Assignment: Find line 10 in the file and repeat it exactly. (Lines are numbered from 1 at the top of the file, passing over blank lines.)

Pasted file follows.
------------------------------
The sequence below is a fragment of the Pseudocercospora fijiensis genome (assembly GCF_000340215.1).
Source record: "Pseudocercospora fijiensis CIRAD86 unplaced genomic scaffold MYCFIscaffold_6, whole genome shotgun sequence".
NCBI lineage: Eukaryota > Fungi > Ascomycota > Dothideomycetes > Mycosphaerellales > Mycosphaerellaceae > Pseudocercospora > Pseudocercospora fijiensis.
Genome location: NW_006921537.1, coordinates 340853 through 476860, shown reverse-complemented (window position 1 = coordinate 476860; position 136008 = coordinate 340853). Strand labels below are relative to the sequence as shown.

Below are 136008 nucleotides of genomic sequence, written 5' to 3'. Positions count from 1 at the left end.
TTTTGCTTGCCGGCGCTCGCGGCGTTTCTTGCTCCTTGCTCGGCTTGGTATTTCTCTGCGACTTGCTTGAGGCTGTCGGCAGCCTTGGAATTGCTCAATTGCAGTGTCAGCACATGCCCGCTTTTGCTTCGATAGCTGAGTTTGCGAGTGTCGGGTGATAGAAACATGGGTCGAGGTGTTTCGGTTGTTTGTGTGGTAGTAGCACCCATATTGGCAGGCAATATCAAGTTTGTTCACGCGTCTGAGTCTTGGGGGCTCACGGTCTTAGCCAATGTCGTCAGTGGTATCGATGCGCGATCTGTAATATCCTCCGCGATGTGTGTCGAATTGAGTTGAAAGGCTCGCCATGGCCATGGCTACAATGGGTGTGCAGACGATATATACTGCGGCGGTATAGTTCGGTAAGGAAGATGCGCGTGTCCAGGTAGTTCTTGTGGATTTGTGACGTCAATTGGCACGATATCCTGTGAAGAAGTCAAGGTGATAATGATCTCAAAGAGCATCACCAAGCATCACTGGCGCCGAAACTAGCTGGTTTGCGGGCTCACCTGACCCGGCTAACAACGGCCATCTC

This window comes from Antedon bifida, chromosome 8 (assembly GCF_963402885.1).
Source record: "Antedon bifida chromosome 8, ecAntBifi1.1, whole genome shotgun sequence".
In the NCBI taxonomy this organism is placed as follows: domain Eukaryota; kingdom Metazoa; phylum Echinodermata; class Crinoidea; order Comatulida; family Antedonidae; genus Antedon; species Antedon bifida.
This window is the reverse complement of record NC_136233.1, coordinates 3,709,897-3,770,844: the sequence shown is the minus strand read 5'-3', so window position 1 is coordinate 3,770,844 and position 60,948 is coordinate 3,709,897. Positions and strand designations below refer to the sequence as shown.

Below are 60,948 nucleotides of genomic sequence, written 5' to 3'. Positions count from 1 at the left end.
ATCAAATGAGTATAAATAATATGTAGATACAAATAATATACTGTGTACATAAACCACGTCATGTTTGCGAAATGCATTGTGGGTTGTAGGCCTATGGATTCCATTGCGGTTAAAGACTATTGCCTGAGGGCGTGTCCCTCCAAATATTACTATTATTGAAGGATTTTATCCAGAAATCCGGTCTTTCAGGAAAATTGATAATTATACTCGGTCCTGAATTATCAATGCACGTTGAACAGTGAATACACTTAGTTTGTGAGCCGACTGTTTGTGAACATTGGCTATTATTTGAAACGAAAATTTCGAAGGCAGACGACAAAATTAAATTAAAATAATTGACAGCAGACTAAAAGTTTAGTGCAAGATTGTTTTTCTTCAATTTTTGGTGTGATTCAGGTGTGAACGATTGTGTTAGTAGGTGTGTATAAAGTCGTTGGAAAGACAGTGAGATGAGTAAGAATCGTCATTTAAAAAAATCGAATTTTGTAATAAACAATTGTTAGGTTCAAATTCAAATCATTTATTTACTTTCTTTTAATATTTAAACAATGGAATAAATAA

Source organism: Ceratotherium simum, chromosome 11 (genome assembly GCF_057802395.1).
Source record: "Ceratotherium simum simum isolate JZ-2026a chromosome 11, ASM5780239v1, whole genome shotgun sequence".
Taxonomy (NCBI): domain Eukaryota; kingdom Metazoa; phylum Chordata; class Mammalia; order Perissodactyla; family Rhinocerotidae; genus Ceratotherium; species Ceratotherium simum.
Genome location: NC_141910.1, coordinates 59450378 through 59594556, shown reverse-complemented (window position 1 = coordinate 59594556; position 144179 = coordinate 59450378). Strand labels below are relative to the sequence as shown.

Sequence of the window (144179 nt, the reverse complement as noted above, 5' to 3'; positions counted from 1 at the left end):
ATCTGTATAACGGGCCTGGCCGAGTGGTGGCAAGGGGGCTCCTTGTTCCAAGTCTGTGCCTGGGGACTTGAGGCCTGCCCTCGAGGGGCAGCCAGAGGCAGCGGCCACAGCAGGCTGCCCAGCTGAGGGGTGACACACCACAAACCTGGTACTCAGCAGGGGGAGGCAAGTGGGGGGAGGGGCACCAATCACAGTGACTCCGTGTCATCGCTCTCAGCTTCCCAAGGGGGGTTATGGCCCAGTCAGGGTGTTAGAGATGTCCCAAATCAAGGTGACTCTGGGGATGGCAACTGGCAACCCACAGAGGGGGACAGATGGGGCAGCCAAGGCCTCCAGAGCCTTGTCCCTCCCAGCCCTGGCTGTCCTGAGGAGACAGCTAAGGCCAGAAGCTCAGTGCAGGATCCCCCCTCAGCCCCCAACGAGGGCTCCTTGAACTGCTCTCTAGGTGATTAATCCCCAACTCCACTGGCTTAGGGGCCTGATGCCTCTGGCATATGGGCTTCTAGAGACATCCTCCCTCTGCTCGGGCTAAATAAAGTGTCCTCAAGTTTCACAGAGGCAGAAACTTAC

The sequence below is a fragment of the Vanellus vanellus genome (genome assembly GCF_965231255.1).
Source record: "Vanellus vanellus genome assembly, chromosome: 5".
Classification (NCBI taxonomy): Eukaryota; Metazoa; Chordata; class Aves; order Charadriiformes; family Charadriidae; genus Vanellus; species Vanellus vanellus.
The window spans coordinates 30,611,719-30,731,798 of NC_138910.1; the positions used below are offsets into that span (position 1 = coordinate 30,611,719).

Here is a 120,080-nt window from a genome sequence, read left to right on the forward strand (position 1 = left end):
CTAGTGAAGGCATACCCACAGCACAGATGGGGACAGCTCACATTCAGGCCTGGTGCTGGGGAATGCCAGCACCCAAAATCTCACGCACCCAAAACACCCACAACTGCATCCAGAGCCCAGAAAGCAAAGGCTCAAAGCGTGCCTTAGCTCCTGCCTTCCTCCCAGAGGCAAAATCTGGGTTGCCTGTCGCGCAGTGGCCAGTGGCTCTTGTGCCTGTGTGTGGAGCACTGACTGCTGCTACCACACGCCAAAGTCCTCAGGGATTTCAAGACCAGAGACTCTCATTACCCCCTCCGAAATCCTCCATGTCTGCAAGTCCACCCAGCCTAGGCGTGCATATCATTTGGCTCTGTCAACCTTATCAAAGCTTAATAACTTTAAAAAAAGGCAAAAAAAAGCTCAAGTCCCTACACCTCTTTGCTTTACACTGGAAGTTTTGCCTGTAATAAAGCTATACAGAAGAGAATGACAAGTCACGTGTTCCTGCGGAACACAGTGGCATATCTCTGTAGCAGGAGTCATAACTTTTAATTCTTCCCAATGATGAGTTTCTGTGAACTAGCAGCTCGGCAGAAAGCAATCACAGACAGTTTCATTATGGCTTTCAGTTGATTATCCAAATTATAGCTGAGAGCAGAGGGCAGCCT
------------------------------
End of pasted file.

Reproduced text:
This window is the reverse complement of record NC_136233.1, coordinates 3,709,897-3,770,844: the sequence shown is the minus strand read 5'-3', so window position 1 is coordinate 3,770,844 and position 60,948 is coordinate 3,709,897. Positions and strand designations below refer to the sequence as shown.